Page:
South Africa aiming to stay off global ‘grey list’

 ·5 Jul 2022

The head of South Africa’s National Treasury said he is “pretty confident” the country will have addressed regulatory weaknesses in its money-laundering controls by year-end, a move that should help avert its inclusion on a global watchdog’s list of nations that are subjected to greater oversight due to their shortcomings in tackling illicit finance.

Africa’s most industrialized economy was found wanting in all 11 of the Paris-based Financial Action Task Force’s effectiveness measures to combat money laundering and the financing of terrorism, Ismail Momoniat, the National Treasury’s acting director-general said in an interview on SAfm radio on Tuesday.

“Changing our laws and regulations will be tough, but that’s the easy part,” Momoniat said. “The tough part comes in that six of those measures are related to how we investigate such crimes – whether we have enough prosecutions on money laundering, whether we deal with terror financing when people are designated by the United Nations or by other measures – and so in our criminal justice sector, we have to have a significant turnaround in terms of effectiveness.”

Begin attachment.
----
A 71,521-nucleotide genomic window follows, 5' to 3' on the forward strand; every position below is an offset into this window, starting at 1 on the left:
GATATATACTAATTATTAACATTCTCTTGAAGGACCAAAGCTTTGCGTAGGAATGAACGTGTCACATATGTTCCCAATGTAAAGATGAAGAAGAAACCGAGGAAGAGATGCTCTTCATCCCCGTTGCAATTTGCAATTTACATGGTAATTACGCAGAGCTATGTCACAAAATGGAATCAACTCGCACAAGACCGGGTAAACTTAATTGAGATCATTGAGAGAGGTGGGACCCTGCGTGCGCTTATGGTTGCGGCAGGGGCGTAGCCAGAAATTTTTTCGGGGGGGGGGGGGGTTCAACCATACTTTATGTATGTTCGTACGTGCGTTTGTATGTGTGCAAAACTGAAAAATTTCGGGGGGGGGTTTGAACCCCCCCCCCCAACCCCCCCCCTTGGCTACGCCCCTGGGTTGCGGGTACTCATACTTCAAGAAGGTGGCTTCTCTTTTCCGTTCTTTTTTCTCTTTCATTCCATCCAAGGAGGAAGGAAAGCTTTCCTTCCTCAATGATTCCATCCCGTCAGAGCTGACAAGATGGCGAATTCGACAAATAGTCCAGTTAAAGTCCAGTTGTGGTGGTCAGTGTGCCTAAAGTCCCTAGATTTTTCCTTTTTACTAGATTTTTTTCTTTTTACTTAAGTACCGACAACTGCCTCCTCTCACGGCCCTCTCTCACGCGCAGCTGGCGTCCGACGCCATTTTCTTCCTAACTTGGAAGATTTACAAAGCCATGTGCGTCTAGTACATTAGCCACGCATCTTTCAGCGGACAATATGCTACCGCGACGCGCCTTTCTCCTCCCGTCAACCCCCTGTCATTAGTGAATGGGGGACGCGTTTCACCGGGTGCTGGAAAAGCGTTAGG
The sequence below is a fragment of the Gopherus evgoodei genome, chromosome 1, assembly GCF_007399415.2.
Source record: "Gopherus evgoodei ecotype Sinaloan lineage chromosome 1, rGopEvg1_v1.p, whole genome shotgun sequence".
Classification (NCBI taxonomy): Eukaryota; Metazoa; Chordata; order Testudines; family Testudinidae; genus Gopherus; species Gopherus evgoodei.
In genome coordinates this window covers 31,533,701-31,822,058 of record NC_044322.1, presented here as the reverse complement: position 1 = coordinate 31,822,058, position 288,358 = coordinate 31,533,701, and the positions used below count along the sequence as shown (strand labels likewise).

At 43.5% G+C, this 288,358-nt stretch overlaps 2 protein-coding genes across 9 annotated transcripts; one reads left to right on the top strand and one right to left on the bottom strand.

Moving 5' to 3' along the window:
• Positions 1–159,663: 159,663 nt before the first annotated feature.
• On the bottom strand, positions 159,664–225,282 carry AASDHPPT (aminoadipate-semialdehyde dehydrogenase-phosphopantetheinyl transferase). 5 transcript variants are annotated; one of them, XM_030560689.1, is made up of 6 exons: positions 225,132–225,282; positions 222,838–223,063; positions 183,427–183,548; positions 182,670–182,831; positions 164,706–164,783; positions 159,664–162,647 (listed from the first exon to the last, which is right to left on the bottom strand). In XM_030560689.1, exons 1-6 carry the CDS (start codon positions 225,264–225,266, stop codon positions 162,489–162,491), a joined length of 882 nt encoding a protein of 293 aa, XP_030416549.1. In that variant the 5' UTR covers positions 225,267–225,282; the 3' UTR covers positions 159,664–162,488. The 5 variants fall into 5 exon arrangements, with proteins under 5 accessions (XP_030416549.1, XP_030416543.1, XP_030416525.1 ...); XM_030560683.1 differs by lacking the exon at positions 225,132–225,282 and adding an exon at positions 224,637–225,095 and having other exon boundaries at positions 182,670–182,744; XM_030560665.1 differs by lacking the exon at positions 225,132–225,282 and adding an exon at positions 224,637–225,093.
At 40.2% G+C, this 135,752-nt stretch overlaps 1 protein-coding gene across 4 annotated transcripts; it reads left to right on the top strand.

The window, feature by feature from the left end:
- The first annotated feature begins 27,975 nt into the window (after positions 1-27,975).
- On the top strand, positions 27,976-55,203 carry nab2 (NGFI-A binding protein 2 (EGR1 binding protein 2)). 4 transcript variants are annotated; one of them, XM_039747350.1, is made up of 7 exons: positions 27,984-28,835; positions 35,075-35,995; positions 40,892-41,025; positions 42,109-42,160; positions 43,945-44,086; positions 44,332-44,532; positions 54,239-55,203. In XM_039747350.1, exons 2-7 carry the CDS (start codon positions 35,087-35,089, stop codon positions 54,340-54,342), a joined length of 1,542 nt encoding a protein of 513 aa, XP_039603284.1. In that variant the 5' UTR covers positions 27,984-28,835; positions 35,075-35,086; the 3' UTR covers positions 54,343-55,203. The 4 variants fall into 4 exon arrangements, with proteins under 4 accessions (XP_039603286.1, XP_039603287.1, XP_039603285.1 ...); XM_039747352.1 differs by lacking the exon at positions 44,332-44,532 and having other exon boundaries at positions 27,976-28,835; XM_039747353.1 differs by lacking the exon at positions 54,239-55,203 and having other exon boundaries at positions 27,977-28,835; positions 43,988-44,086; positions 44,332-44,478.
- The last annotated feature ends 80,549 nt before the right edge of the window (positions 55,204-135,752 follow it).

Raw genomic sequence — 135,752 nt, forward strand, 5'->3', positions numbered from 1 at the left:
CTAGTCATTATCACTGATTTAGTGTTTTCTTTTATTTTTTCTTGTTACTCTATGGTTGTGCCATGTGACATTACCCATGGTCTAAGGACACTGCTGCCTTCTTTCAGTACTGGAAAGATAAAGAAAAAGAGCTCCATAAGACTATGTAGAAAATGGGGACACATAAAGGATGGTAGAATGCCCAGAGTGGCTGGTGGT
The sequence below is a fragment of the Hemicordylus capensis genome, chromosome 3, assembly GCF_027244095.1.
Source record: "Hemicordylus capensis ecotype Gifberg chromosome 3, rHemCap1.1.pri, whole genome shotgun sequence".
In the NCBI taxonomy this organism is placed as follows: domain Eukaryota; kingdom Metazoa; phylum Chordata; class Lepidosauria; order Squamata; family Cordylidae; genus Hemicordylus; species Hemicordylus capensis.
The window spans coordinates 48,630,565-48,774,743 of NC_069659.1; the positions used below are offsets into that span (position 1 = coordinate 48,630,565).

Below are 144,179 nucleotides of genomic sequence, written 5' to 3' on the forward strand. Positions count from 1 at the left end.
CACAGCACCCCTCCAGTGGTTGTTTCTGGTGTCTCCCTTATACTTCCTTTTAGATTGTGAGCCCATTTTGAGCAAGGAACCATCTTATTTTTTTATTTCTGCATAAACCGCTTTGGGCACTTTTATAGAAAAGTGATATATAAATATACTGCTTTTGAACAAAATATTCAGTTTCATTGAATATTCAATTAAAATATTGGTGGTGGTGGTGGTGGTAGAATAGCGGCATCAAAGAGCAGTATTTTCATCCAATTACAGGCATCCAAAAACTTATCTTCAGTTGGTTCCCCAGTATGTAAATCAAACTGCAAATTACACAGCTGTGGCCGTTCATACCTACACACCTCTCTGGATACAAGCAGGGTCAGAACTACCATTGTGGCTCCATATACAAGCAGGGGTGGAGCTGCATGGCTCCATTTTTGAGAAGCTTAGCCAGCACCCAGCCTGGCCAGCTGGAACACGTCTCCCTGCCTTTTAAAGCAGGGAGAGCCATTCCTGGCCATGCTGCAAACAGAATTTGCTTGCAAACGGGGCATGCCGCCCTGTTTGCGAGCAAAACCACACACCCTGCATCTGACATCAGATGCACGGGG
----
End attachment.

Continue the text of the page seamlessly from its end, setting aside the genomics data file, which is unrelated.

While it will take about three years to effect all necessary changes, the country must “demonstrate that we’ve got a credible action plan, that we’ve taken meaningful steps already by February,” to avert being added to the watchdog’s so-called grey list, he said.

The central bank has previously warned the classification could have wide-reaching consequences for South Africa’s financial system. Besides causing it reputational damage, it could lead to capital and currency outflows, and transactional, administrative and funding costs for banks could increase, it said.

While South Africa was “undoubtedly one of the most corrupt countries in the world” when the FATF evaluation was carried out in 2019 following an era of endemic graft known locally as state capture, there’s now strong political support to tackle weaknesses in illicit financing controls, according to Momoniat.

“We are doing this, not only because we want to meet standards, but because it’s in our direct interest to be able to deal with financial crimes and to deal with criminal syndicates because they are clearly impacting the ability of government to deliver services to our people,” he said.

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